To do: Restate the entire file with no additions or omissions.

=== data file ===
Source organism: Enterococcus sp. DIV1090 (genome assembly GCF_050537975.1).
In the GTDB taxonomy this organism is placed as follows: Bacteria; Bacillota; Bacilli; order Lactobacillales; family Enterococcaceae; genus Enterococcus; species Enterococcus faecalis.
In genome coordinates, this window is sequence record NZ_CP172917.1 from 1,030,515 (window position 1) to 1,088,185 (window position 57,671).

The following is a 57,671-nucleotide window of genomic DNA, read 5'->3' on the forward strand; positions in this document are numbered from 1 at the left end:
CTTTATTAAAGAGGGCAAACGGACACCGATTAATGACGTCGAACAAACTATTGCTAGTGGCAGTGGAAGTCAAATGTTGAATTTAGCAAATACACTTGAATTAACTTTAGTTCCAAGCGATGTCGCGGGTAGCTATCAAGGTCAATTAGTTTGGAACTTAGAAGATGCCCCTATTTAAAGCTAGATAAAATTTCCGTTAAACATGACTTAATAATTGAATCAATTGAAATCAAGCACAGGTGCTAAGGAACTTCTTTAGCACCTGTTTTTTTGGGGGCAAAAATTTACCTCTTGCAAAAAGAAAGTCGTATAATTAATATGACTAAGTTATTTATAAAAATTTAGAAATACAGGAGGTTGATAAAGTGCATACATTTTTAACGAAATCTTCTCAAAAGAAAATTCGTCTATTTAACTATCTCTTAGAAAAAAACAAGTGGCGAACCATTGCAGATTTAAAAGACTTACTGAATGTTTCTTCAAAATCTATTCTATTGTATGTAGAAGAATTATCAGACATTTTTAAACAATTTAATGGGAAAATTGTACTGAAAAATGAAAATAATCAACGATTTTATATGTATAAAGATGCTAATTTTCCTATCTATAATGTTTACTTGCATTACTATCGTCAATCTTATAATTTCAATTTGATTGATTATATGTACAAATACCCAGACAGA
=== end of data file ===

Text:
Source organism: Enterococcus sp. DIV1090 (genome assembly GCF_050537975.1).
In the GTDB taxonomy this organism is placed as follows: Bacteria; Bacillota; Bacilli; order Lactobacillales; family Enterococcaceae; genus Enterococcus; species Enterococcus faecalis.
In genome coordinates, this window is sequence record NZ_CP172917.1 from 1,030,515 (window position 1) to 1,088,185 (window position 57,671).

The following is a 57,671-nucleotide window of genomic DNA, read 5'->3' on the forward strand; positions in this document are numbered from 1 at the left end:
CTTTATTAAAGAGGGCAAACGGACACCGATTAATGACGTCGAACAAACTATTGCTAGTGGCAGTGGAAGTCAAATGTTGAATTTAGCAAATACACTTGAATTAACTTTAGTTCCAAGCGATGTCGCGGGTAGCTATCAAGGTCAATTAGTTTGGAACTTAGAAGATGCCCCTATTTAAAGCTAGATAAAATTTCCGTTAAACATGACTTAATAATTGAATCAATTGAAATCAAGCACAGGTGCTAAGGAACTTCTTTAGCACCTGTTTTTTTGGGGGCAAAAATTTACCTCTTGCAAAAAGAAAGTCGTATAATTAATATGACTAAGTTATTTATAAAAATTTAGAAATACAGGAGGTTGATAAAGTGCATACATTTTTAACGAAATCTTCTCAAAAGAAAATTCGTCTATTTAACTATCTCTTAGAAAAAAACAAGTGGCGAACCATTGCAGATTTAAAAGACTTACTGAATGTTTCTTCAAAATCTATTCTATTGTATGTAGAAGAATTATCAGACATTTTTAAACAATTTAATGGGAAAATTGTACTGAAAAATGAAAATAATCAACGATTTTATATGTATAAAGATGCTAATTTTCCTATCTATAATGTTTACTTGCATTACTATCGTCAATCTTATAATTTCAATTTGATTGATTATATGTACAAATACCCAGACAGA